and much more. For more infor
mation (800) 348 3004 TOLL
FREE. Space is Limited.
NEEDED: I or 2 girls to share ex-
penses with 2 other girls tor I wk.
in Ft. Lauderdale. March 7-14.
Ocean Front MofeL Call W-M�
TOTHOSE WHO WERE THERE :
Well, well, the storm is over and
the huricane died. Oh my God, we
were all so fried. The dogs barked
and the corks flew, formal was the
occasion, but it was shouts tor a
few. And if you weren't there you
surely missed a sight because
later that afternoon. Boot Boot out
go the lights.
Pi Kapp's I heard that OC and
Stiggs have asked ST Hicks to help
with National Lampoon's Annual
Gaslt report. Dan Ray comments:
"Sammy could write his own after
that bash, we called Founder's
day. " Hope everybody had 12 as
much tunas: - Sfjt. Yukon Debbs
BROTHER OOUGThanks a lot
tor th you know what Friday. C.
and I appreciate iT T.
Wanna meet people? Check out
CORSO. We're having fun. For all
the intimate details, see the an
nouncements.
JO So sorry I missed V Day edi
tion Anyway, it's the thought that
counts! Amy
SECOND ANNUAL B3 Party Bui
don't be square. You know where
See ya there Saturday. Feb 20,
8:30. From Ann, Connie, Donna.
Eileen. All "SAM V welcome
PJ- Thanks tor the date, you were
a little late, and all the while I
could not wait Bui things went on,
almost til three, and after that, it
was ail you and me. You said I was
your Valentine, as you are mine,
amd all day Sunday I felt so fine
So babs, let me m, I want to be
your dreams and visions Cause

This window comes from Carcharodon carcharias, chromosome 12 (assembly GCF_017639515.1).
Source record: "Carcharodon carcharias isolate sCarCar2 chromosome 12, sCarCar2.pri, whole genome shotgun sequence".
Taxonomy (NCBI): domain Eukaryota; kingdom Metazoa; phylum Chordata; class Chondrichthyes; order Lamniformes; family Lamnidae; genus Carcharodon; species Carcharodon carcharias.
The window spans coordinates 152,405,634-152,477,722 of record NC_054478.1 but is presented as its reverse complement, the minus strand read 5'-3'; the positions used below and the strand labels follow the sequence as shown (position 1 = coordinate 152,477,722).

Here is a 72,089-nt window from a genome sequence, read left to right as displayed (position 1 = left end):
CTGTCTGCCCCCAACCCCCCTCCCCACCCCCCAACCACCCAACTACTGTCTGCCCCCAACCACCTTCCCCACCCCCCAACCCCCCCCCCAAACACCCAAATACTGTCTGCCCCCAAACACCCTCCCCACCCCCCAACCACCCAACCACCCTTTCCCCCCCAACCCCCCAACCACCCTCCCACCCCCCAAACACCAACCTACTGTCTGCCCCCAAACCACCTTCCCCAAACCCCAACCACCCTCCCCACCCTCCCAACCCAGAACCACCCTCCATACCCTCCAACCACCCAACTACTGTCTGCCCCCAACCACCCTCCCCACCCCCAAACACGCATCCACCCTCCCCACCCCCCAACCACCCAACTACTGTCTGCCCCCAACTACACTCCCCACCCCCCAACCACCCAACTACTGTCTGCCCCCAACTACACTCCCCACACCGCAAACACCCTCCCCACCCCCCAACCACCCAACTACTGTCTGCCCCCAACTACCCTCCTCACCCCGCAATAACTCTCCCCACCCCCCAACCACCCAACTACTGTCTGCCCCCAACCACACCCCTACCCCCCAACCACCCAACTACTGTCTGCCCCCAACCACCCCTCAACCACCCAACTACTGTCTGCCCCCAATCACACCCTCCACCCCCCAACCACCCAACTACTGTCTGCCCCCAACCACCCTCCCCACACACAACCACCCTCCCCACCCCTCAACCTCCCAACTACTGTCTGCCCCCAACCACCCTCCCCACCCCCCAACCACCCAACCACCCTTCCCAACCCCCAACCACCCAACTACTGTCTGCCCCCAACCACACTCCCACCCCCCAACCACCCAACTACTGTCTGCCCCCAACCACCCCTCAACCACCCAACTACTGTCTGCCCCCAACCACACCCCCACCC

baby we were born to run.
CANYOU ZOOM? Would you know
what to do if you were lorched'
Yes. you to can become a proles
sional loom lorch player Pay
careful attention to this exclusive
offer of the OFFICIAL ZOOM
ZORCH Players Rule Book This
special edition is easy to read and
is disposable because it is made ol
biodegradable recycled 2 ply toilet
paper This book is one ol Green
ville's hoteest items, mainly
because they were stolen from the
Student Store. Purchase your copy
fro any SFer on campus Who can
be found in front of Rawl between
classes. Be there
CAT. remember no remember
mg' (Ask Drinky) Did they think
you queer in Bogart's and Belk s?
Please don't sleep m the Attic and
let's buy a port a 0hn (Are we
here for school?) As for truth or
dare, we all took truths and found
that one want it with two, one
wants it doggie style, one does it
behind the haunted house, and I
love it on the beach (no sandspurs,
thank you) How about 14 yr old at
the beach? Did he consent or was
it statutory rape? Don't forget
nights when the head was
speeding and the body moving
But it's your B day so go ALL THE
WAY Put it into OVERDRIVE on
244 cos I know I can RIDE WITH
YOU. Road trip crews lake
chances and build snow whores
(and bad reps??) I'll listen to
country if you'll listen to new wave
and we'll bolt down to pig sty
palace and get radical with ole
John Boy and Billy Bob DON T
MISUNDERSTANO ME but no
more for the road becos there is
NO VACANCY in my heart for it.
No more infamous nights in Lon
den - you could too that night but
nooo - cos you're so RESPEC
TABLE (DID HE WANT TO KISS
YOUR PINEAPPLE??) Well be
RIDERS ON THE STORM but
first you'll have to START ME UP
becos SHE'S SO COLD. Can You
handle the STROBELIGHT? If
you can. I'LL GIVE YOU FISH,
I'LL GIVE YOU CANDY but
one last thing, turn your RADAR
LOVE on cos THE WAIT is over,
so take him tonight (BUFU) and
PROVE IT ALL NIGHT. Happy
10th and sorry I won't be there.
WIN A weekend for two at the
beach, including hotel accomoda
tions. meals, lots of spending
money, passes to clubs. 2 hours of
Jet skiing and more. Come to
Reaction Times Grand Opening
Week Starting Feb. 14 Behind Sub
way Sandwich Shop.
Anl. Sports Editor
The spring season is
drawing near for the
ECU golf team. An
eight-tournament spr-
ing schedule is set to
begin February 26-28 at